By John Drachman
Pop quiz. When was the last time you thought about who would get access to your most critical asset information and financial records if you were suddenly incapacitated? If your answer is “never,” Joe Henderson, a Minneapolis estate lawyer, wants you to know he has seen too many cases of critical documents left “in a desk drawer, hoping the right person will find them at the right time.” All too often bank accounts and safe deposit box contents go unclaimed, Mr. Henderson said, “because their heirs didn’t even know they existed.”
Practically every investment or planning activity we engage in creates a paper trail – a record – representing a substantial digital asset to ourselves and our heirs.
Unfortunately, heirs can be locked out of other electronic records with monetary value, such as cryptocurrency accounts and frequent flyer miles. Basic tasks left for an estate to manage; such as paying bills online or canceling subscriptions, may be impossible to administer if arrangements have not been made to relay secure records to those who need them most.
“There would be no way for someone to know how I pay bills unless they could access my online account and my emails,” says Abby Schneiderman, co-founder of Everplans, a site for creating end-of-life plans and storing documents. “And if it takes you a while to access these accounts, you’re going to realize afterwards, ‘Well, we’ve lost thousands of dollars on services we don’t use or don’t need anymore, because we can’t access them.’”
For those nervous about putting sensitive documents online, The Torch sidesteps sensitive personal information like account numbers. Instead, it lets you name two or more people who can be informed which documents of yours are most important and where they can be found.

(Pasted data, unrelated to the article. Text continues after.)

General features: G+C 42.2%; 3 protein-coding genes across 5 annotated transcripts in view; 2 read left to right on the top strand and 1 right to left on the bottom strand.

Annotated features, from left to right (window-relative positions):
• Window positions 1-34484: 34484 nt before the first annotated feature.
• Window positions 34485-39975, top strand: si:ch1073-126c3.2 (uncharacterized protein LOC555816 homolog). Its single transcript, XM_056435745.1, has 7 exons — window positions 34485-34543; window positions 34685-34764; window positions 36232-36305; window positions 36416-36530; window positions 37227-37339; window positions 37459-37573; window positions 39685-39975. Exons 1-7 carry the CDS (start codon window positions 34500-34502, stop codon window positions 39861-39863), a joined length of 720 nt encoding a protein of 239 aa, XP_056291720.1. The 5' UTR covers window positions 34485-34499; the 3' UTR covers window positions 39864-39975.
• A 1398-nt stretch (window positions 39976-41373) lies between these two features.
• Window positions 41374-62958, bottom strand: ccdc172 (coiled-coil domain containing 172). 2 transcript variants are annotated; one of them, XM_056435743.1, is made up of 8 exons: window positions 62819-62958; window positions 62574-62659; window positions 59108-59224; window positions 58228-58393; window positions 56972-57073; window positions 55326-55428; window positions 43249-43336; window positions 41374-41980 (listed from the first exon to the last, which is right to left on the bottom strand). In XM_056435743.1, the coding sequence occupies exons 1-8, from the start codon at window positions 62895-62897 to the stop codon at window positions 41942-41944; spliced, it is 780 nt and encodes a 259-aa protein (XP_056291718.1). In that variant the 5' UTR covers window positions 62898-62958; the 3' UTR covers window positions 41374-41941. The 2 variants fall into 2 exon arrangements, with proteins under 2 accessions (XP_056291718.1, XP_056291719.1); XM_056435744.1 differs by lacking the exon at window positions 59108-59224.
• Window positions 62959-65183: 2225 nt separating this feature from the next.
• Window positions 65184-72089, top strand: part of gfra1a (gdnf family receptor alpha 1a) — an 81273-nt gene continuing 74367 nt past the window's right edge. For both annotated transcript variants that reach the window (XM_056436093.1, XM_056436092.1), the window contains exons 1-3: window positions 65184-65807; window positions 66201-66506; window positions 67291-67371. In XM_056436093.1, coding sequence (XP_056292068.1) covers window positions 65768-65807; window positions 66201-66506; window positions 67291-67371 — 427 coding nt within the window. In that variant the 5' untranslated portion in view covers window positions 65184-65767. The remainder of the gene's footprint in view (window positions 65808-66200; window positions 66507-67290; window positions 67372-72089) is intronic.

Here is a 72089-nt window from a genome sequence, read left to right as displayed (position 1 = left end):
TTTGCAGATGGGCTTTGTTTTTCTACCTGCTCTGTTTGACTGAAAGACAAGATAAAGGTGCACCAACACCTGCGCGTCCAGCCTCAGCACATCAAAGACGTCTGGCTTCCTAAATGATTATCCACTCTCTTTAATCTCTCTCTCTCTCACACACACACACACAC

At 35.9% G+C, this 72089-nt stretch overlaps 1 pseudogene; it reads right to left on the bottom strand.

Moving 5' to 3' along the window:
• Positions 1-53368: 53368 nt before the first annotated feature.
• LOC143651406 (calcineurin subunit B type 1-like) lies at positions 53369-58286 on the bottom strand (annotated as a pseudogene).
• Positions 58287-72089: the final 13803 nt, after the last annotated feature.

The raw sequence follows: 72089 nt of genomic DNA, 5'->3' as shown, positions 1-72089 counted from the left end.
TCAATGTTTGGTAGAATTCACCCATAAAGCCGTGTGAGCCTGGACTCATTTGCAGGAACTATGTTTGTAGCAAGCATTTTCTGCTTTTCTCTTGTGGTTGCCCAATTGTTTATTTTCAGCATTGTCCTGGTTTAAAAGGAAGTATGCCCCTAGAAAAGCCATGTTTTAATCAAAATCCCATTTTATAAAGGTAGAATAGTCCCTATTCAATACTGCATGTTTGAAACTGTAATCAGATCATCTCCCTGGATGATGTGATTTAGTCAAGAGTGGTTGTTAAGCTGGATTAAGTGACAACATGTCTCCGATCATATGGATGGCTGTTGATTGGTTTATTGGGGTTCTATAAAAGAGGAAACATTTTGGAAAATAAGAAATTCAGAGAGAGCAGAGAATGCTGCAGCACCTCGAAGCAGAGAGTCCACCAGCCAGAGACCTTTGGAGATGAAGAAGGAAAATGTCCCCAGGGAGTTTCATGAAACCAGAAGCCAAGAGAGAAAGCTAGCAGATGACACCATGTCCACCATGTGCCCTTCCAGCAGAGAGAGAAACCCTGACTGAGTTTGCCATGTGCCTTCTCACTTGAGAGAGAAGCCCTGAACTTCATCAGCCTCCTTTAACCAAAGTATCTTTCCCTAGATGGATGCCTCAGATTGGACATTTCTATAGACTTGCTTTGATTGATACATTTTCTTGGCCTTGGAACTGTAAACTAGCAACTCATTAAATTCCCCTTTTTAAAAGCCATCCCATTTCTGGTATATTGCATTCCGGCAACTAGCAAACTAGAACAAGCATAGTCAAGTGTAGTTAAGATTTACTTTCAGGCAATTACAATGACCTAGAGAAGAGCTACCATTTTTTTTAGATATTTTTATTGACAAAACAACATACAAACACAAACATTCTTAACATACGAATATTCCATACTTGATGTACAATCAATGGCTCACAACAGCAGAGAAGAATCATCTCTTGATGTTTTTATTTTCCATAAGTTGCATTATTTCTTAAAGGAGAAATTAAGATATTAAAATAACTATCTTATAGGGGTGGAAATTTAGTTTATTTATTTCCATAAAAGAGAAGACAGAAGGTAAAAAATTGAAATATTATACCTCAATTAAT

Making a digital assets inventory is the logical place to begin. The Society of Trust and Estate Practitioners published a convenient worksheet that will help you get organized. Include any computers, servers, handheld devices, websites or other places where your digital assets and records are stored.
Keep your inventory in a safe place. Remember, you don’t want to include sensitive information such as passwords in your will, since that document becomes public after you die. Store letters of instructions and inventory information with your other estate planning documents in a secure location. Many utilize a home safe, an attorney or executor.
Want More Security?
Beyond the basics, many are turning to digital vaults for data storage involving firewalls, encryption and access control solutions. While digital vaults are designed essentially for businesses, a growing number of individuals are opting to use these encryption solutions also to manage, share or deliver their information securely. Firms offering vault services include Cyberark, IBM, Futurevault, Oracle, Hitachi, Micro Focus, Fiserv, The Carlyle Group (Veritas), Microsoft and Johnson Controls to name just a few.
The Bottom Line
Where your digital assets are concerned, consider bringing a professional into the picture. Start by talking to your advisor about strategies for ensuring your heirs will gain access to your digital assets in the event something happens to you. Many advisors work with teams of experts that provide complementary estate planning and executorship skills before necessity calls.
John Drachman is a contributing writer to MyPerfectFinancialAdvisor, the premier matchmaker between investors and advisors. John is an IABC award-winning writer, who applies his 30 years of financial marketing experience toward advancing the dialog between investors and investment professionals.